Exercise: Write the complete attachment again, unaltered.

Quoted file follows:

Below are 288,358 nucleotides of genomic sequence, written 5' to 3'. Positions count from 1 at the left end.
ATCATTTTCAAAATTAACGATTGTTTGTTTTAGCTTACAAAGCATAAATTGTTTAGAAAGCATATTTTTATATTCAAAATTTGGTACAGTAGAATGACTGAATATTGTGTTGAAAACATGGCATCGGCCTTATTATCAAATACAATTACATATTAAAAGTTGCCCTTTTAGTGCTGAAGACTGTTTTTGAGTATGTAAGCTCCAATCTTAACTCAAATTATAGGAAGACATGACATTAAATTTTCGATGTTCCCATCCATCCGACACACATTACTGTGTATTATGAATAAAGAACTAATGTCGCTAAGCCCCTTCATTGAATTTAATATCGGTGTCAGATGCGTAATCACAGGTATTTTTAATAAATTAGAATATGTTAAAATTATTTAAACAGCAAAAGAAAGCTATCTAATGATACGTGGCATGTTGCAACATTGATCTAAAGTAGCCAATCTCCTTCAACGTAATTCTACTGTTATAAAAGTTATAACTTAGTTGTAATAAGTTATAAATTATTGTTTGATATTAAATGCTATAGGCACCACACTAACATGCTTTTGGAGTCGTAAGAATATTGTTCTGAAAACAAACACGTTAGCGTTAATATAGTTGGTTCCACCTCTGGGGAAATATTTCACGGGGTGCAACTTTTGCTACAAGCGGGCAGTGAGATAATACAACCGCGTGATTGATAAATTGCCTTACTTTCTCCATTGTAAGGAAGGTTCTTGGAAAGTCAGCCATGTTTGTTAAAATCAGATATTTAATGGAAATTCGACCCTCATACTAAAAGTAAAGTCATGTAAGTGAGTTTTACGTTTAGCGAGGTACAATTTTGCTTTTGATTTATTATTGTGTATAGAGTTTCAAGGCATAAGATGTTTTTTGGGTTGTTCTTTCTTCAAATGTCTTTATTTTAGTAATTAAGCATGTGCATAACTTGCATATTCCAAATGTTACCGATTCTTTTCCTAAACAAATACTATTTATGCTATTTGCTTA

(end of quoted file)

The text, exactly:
Below are 288,358 nucleotides of genomic sequence, written 5' to 3'. Positions count from 1 at the left end.
ATCATTTTCAAAATTAACGATTGTTTGTTTTAGCTTACAAAGCATAAATTGTTTAGAAAGCATATTTTTATATTCAAAATTTGGTACAGTAGAATGACTGAATATTGTGTTGAAAACATGGCATCGGCCTTATTATCAAATACAATTACATATTAAAAGTTGCCCTTTTAGTGCTGAAGACTGTTTTTGAGTATGTAAGCTCCAATCTTAACTCAAATTATAGGAAGACATGACATTAAATTTTCGATGTTCCCATCCATCCGACACACATTACTGTGTATTATGAATAAAGAACTAATGTCGCTAAGCCCCTTCATTGAATTTAATATCGGTGTCAGATGCGTAATCACAGGTATTTTTAATAAATTAGAATATGTTAAAATTATTTAAACAGCAAAAGAAAGCTATCTAATGATACGTGGCATGTTGCAACATTGATCTAAAGTAGCCAATCTCCTTCAACGTAATTCTACTGTTATAAAAGTTATAACTTAGTTGTAATAAGTTATAAATTATTGTTTGATATTAAATGCTATAGGCACCACACTAACATGCTTTTGGAGTCGTAAGAATATTGTTCTGAAAACAAACACGTTAGCGTTAATATAGTTGGTTCCACCTCTGGGGAAATATTTCACGGGGTGCAACTTTTGCTACAAGCGGGCAGTGAGATAATACAACCGCGTGATTGATAAATTGCCTTACTTTCTCCATTGTAAGGAAGGTTCTTGGAAAGTCAGCCATGTTTGTTAAAATCAGATATTTAATGGAAATTCGACCCTCATACTAAAAGTAAAGTCATGTAAGTGAGTTTTACGTTTAGCGAGGTACAATTTTGCTTTTGATTTATTATTGTGTATAGAGTTTCAAGGCATAAGATGTTTTTTGGGTTGTTCTTTCTTCAAATGTCTTTATTTTAGTAATTAAGCATGTGCATAACTTGCATATTCCAAATGTTACCGATTCTTTTCCTAAACAAATACTATTTATGCTATTTGCTTA